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Following the Siege of Saint-Martin-de-Ré and the Siege of La Rochelle, and in line with his general efforts to enhance the prestige and status of France in Europe, the Cardinal de Richelieu had a number of warships purchased from Holland, and eventually built in France by Holland-instructed French engineers.
The largest of these early ships of the line, such as the famous 72-gun Couronne launched in 1638, would mount a number of guns comparable to later units of the 18th and 19th century, but the brunt of these ships would mount between 20 and 40 guns.
These ships had no forecastle or poop, so that the two sections of the upper gun deck served the function of forecastle and quarterdeck, while the nominal quarterdeck was short and served in effect the function of a poop.
All First Rank ships built from 1689 (until 1740) had three full-length gun decks, usually plus a number of smaller carriage guns mounted on the gaillards (i.e.
Note that throughout this article the term "-pounder" refers to French pre-metric units of weight (livres), which were almost 8% greater than UK/US units of the same name; every other maritime power likewise established its own system of weights and each country's 'pound' was different from that of every other nation.
Similarly French pre-metric units of length (pieds and pouces) were 6.575% longer than equivalent UK/US units of measurement; the pre-metric French foot was equivalent to 324.8394 mm, whereas the UK/US foot equalled 304.8 mm.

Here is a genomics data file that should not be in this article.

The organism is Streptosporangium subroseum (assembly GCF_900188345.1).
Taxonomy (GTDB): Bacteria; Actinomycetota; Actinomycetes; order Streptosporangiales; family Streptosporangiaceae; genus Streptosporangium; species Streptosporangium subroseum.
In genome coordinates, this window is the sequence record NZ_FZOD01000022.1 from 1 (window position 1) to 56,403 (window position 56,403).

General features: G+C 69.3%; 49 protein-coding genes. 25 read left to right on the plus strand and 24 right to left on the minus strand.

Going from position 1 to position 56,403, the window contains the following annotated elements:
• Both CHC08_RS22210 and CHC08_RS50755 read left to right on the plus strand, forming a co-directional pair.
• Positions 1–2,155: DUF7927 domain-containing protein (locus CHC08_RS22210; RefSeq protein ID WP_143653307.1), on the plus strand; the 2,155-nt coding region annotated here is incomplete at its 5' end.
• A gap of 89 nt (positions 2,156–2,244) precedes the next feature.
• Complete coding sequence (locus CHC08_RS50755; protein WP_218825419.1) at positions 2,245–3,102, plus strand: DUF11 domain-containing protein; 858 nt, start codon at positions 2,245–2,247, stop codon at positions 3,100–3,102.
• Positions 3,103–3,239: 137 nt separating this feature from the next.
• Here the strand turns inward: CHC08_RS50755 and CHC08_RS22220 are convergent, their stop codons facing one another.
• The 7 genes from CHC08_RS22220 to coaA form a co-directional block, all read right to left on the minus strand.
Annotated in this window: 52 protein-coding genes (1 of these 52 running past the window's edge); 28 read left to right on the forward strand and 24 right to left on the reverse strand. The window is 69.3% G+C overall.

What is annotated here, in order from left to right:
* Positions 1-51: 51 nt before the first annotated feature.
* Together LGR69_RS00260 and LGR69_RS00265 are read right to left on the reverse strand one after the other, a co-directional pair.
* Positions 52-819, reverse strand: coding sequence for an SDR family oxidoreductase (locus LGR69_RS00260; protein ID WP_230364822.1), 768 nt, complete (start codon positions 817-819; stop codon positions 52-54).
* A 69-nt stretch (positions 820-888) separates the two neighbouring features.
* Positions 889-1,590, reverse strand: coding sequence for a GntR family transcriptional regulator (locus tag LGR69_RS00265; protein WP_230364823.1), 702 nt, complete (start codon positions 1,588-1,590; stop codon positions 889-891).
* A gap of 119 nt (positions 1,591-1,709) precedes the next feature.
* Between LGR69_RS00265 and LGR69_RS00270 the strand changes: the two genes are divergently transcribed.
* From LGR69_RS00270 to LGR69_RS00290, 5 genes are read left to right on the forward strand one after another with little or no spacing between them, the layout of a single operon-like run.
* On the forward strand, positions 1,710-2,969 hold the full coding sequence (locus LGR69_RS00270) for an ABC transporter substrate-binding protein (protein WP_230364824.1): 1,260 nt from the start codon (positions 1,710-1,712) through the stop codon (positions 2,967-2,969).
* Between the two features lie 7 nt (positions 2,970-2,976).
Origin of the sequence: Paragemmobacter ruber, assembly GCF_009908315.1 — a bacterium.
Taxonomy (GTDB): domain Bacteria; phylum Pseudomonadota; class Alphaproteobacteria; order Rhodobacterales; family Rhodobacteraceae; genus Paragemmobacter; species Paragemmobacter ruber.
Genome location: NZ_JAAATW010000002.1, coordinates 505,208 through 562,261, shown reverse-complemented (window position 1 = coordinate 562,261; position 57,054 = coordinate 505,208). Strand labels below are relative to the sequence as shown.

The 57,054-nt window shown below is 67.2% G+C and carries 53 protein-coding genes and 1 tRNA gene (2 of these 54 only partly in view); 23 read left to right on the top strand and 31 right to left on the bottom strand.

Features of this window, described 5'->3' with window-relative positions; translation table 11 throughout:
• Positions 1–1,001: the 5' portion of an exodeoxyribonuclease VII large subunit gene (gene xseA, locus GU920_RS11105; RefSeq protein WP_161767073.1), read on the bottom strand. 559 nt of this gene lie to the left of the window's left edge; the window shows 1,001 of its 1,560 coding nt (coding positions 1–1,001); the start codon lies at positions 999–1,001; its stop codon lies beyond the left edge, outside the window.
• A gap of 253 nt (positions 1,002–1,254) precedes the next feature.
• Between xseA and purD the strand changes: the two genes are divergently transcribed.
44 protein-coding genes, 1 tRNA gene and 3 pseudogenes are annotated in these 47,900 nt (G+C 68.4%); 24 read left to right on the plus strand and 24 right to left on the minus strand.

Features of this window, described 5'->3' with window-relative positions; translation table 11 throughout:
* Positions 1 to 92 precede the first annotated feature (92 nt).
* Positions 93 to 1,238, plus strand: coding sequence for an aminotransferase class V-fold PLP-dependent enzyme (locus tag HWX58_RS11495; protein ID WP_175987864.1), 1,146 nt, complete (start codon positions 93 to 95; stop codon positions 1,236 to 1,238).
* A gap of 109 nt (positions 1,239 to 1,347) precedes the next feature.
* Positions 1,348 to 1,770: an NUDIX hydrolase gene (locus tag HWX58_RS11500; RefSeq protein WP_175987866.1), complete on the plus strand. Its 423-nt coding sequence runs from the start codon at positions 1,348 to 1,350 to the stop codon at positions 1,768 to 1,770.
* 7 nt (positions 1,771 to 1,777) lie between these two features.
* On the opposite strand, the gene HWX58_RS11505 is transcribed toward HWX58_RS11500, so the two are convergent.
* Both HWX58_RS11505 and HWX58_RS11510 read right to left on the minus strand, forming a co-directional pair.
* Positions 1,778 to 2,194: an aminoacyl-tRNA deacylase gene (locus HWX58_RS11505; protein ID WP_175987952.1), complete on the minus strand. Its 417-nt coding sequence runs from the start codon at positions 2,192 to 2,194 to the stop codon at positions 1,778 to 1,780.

Before 1670, the Second Rank consisted of ships of the line carrying from 50 up to 64 carriage guns (although there were exceptions); from 1671 this comprised ships of between 62 and 68 guns; in 1683 this was comprised ships carrying from 64 to 76 guns (again with exceptions), and by 1710 even 64-gun ships had been reduced to the Third Rate.
Most Second Rank ships were two-decked vessels, i.e.
Vessels of the Fourth and Fifth Ranks were categorised as frigates (frégates or frégates-vaisseaux) of the 1st Order and 2nd Order respectively; light frigates (frégates légères) and even smaller vessels were excluded from the rating system.The vaisseaux were classified according to size and/or firepower into a series of Rangs (ranks), roughly equivalent to the system of Rates used by the British Navy, although these did not correspond exactly.By 1671 there was a system of five Rangs, which officially pertained for over a century; the first three of these Rangs comprised the battlefleet vaisseaux, while the Fourth and Fifth Rangs comprised the larger frigates ("frégates-vaisseaux" or simply "frégates").This is a list of French battlefleet warships of the period 1621–1870 (plus some from the period before 1621).Battlefleet units in the French Navy (Marine Royale before the French revolution established a republic) were categorised as vaisseaux (literally "vessels") as distinguished from lesser warships such as frigates (frégates).
Only a few of these were built, but they always provided the flagships of the two Fleets - the Flotte du Levant (on the Mediterranean coast of France) and the Flotte du Ponant (on the Atlantic and Channel coasts). with three full-length gun decks, with the uppermost of these surmounted by an armed forecastle, quarterdeck and poop.